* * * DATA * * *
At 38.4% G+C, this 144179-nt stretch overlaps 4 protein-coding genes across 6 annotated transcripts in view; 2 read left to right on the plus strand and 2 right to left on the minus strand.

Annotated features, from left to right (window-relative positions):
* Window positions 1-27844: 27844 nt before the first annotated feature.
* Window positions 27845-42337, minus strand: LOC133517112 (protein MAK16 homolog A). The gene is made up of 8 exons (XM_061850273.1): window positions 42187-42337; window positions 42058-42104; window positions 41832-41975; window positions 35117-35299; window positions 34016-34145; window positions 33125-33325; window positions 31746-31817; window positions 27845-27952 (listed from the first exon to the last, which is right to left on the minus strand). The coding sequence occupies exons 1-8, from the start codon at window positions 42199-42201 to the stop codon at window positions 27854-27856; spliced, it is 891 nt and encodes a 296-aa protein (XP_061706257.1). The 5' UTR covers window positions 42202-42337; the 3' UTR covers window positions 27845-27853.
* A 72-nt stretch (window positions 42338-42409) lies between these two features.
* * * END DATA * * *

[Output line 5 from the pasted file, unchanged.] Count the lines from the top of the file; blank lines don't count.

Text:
* A 72-nt stretch (window positions 42338-42409) lies between these two features.